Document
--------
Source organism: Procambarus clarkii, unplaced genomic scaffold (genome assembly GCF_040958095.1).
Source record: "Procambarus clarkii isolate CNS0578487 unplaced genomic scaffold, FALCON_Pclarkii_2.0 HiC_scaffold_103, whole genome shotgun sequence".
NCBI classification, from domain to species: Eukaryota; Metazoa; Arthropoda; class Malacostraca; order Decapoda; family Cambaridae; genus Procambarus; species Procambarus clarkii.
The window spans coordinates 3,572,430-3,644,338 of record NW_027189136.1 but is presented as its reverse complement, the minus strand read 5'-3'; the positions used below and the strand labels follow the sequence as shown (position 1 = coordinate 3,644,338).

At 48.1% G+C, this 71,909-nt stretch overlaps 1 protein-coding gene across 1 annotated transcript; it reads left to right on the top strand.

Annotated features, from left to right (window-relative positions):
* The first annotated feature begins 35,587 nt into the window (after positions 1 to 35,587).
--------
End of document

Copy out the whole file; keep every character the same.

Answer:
Source organism: Procambarus clarkii, unplaced genomic scaffold (genome assembly GCF_040958095.1).
Source record: "Procambarus clarkii isolate CNS0578487 unplaced genomic scaffold, FALCON_Pclarkii_2.0 HiC_scaffold_103, whole genome shotgun sequence".
NCBI classification, from domain to species: Eukaryota; Metazoa; Arthropoda; class Malacostraca; order Decapoda; family Cambaridae; genus Procambarus; species Procambarus clarkii.
The window spans coordinates 3,572,430-3,644,338 of record NW_027189136.1 but is presented as its reverse complement, the minus strand read 5'-3'; the positions used below and the strand labels follow the sequence as shown (position 1 = coordinate 3,644,338).

At 48.1% G+C, this 71,909-nt stretch overlaps 1 protein-coding gene across 1 annotated transcript; it reads left to right on the top strand.

Annotated features, from left to right (window-relative positions):
* The first annotated feature begins 35,587 nt into the window (after positions 1 to 35,587).